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  1. Migration-Facilitating Capital: A Bourdieusian Theory of International Migration

    Despite the centrality of the notion of “capital,” scholarship on international migration has yet to fully explore the generative potential of Bourdieu’s theory. This article “thinks with” Bourdieu to theorize how states, aspiring migrants, and migration brokers interact over the valorization, conversion, and legitimization of various types of capital for migration purposes. Drawing on Bourdieu’s theorization on the state, I identify the variegated ways in which state policies and their enactment by frontline gatekeepers constitute migration-facilitating capital.
  2. Beyond Social Contagion: Associative Diffusion and the Emergence of Cultural Variation

    Network models of diffusion predominantly think about cultural variation as a product of social contagion. But culture does not spread like a virus. We propose an alternative explanation we call associative diffusion. Drawing on two insights from research in cognition—that meaning inheres in cognitive associations between concepts, and that perceived associations constrain people’s actions—we introduce a model in which, rather than beliefs or behaviors, the things being transmitted between individuals are perceptions about what beliefs or behaviors are compatible with one another.
  3. The Beholder’s Eyes: Audience Reactions to Organizational Self-claims of Authenticity

    Organizations normally benefit from being perceived as authentic. Yet an ongoing puzzle persists about self-claims of authenticity: although the weight of findings suggests that individuals will devalue organizations touting themselves as authentic, some findings suggest that such self-claims may be rewarded. The authors suggest that this puzzle can be answered, at least partly, by considering two fundamental but different meanings of authenticity.
  4. Not in Your Backyard! Organizational Structure, Partisanship, and the Mobilization of Nonbeneficiary Constituents against “Fracking” in Illinois, 2013–2014

    In the interest of enlarging their constituencies, social movements often broaden mobilization efforts beyond the directly aggrieved, beneficiary populations. The authors examine this process through an analysis of a movement against unconventional oil and gas development (UOGD or “fracking”) in Illinois. Using data on more than 37,000 public comments submitted during a regulatory review of fracking, the authors examine the composition of the antifracking movement’s constituency.
  5. Between Situations: Anticipation, Rhythms, and the Theory of Interaction

    This article pushes interactionist sociology forward. It does so by drawing out the implications of a simple idea, that to understand the situation—the mise en scene of interactionist theory—we must understand it in relation not only to past-induced habits of thought and action but to future situations anticipated in interaction. Focusing especially on the rhythmic nature of situations, the paper then argues that such a recalibration both unsettles core tenets of interactionism and helps solve some problems in the sociology of culture.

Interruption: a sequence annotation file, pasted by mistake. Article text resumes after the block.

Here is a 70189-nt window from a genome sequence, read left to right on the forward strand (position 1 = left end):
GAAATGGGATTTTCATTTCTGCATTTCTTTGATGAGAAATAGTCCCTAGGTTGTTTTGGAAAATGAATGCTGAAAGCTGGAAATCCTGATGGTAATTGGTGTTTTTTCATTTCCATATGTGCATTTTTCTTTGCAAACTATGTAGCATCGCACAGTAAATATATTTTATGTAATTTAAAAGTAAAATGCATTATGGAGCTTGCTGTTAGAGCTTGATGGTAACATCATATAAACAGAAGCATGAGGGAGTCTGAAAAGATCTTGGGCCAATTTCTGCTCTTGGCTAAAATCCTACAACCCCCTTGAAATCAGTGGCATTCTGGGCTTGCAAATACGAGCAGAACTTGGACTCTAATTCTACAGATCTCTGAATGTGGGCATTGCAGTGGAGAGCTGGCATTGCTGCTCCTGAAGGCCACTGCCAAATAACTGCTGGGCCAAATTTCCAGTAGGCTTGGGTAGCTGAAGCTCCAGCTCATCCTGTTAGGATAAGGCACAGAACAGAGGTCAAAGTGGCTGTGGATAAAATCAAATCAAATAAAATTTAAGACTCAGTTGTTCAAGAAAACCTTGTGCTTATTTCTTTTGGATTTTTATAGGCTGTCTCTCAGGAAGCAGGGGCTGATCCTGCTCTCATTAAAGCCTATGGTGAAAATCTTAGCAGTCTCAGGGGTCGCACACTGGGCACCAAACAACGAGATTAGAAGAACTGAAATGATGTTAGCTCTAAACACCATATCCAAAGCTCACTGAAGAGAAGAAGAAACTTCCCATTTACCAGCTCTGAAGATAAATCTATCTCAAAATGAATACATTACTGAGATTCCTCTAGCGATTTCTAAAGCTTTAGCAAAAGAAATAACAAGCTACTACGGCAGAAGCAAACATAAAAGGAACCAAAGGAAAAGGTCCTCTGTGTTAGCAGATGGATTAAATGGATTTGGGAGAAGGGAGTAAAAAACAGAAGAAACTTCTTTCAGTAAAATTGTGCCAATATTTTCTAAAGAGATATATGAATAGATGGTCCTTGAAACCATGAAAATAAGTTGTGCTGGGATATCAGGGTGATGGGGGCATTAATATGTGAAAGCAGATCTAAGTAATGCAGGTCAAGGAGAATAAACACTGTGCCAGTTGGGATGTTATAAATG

6. The Cultural-Cognitive Mapping of Scientific Professions

    Even with widespread interest, public perceptions of science remain understudied and poorly theorized by social scientists. A central issue has been the persistent assumption that publics require a base of scientific knowledge for science to have broad cultural meaning. Yet, recent advances in cultural and cognitive sociology point to alternative research programs seeking to identify how publics come to understand complex and uncertain issues, when information is incomplete and asymmetric.
  7. The Rise of ‘Illiberal’ Democracy: The Orbánization of Hungarian Political Culture

    This article examines the rise of the political right and far-right in Hungarian political culture. It highlights the contribution that world-systems analysis can bring to an historical sociological understanding of the concept of political culture, with a particular focus on contemporary Hungary. Many commentators are asking: how it can be that 30 years of democratic transition has led to the dominance in Hungary of a politics of intolerance, illiberalism and ethno-Nationalism, as manifested in both the current government, Fidesz, and the neo-fascist party, Jobbik.
  8. Black-white Biracial Students’ Evaluations of Blackness: The Role of College in Shaping Racial Regard

    This study explores biracial students’ racial regard, an evaluative component of racial identity that captures positive and negative feelings about the racial groups to which one belongs. Drawing on data from interviews with 62 black-white biracial students attending predominantly white institutions (PWIs) or historically black colleges and universities (HBCUs), I explore the conditions of educational contexts that promote or hinder development of positive racial regard.
  9. Dress Codes and Racial Discrimination in Urban Nightclubs

    In recent years, sociologists and others have suggested that nightclub owners have used dress codes to covertly discriminate against African Americans and Latinos. We test this claim using experimental audit methods where matched pairs of African American, Latino, and white men attempt to enter urban nightclubs with dress codes in large metropolitan areas (N = 159). We find systematic evidence that African Americans are denied access to nightclubs more often than similarly appearing whites and (in some cases) Latinos attempting to enter the same nightclubs.
  10. Endogenous Dynamics in Contentious Fields: Evidence from the Shareholder Activism Network, 2006–2013

    Endogenous Dynamics in Contentious Fields: Evidence from the Shareholder Activism Network, 2006–2013